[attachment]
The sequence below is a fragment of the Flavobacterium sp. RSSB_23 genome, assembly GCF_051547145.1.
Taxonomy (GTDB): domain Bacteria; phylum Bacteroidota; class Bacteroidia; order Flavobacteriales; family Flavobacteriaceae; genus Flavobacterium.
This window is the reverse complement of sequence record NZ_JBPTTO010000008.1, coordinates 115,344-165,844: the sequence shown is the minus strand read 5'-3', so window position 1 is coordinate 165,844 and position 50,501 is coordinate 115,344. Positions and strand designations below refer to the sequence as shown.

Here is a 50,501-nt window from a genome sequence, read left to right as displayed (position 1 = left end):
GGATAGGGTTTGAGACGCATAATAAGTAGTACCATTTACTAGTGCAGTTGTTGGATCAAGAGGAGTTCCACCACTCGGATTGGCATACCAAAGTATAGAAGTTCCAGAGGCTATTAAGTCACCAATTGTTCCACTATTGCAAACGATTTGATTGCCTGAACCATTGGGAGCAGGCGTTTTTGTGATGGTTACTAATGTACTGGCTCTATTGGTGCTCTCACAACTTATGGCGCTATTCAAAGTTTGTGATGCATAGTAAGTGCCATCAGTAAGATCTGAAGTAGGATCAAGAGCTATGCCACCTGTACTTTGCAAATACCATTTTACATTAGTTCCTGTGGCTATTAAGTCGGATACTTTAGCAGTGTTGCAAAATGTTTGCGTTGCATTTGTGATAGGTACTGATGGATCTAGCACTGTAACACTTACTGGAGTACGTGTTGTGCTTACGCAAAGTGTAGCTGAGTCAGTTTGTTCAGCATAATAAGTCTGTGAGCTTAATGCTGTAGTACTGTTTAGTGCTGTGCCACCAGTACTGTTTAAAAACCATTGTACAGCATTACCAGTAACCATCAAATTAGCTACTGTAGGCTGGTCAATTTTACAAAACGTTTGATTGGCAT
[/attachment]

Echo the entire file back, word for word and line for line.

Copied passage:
The sequence below is a fragment of the Flavobacterium sp. RSSB_23 genome, assembly GCF_051547145.1.
Taxonomy (GTDB): domain Bacteria; phylum Bacteroidota; class Bacteroidia; order Flavobacteriales; family Flavobacteriaceae; genus Flavobacterium.
This window is the reverse complement of sequence record NZ_JBPTTO010000008.1, coordinates 115,344-165,844: the sequence shown is the minus strand read 5'-3', so window position 1 is coordinate 165,844 and position 50,501 is coordinate 115,344. Positions and strand designations below refer to the sequence as shown.

Here is a 50,501-nt window from a genome sequence, read left to right as displayed (position 1 = left end):
GGATAGGGTTTGAGACGCATAATAAGTAGTACCATTTACTAGTGCAGTTGTTGGATCAAGAGGAGTTCCACCACTCGGATTGGCATACCAAAGTATAGAAGTTCCAGAGGCTATTAAGTCACCAATTGTTCCACTATTGCAAACGATTTGATTGCCTGAACCATTGGGAGCAGGCGTTTTTGTGATGGTTACTAATGTACTGGCTCTATTGGTGCTCTCACAACTTATGGCGCTATTCAAAGTTTGTGATGCATAGTAAGTGCCATCAGTAAGATCTGAAGTAGGATCAAGAGCTATGCCACCTGTACTTTGCAAATACCATTTTACATTAGTTCCTGTGGCTATTAAGTCGGATACTTTAGCAGTGTTGCAAAATGTTTGCGTTGCATTTGTGATAGGTACTGATGGATCTAGCACTGTAACACTTACTGGAGTACGTGTTGTGCTTACGCAAAGTGTAGCTGAGTCAGTTTGTTCAGCATAATAAGTCTGTGAGCTTAATGCTGTAGTACTGTTTAGTGCTGTGCCACCAGTACTGTTTAAAAACCATTGTACAGCATTACCAGTAACCATCAAATTAGCTACTGTAGGCTGGTCAATTTTACAAAACGTTTGATTGGCAT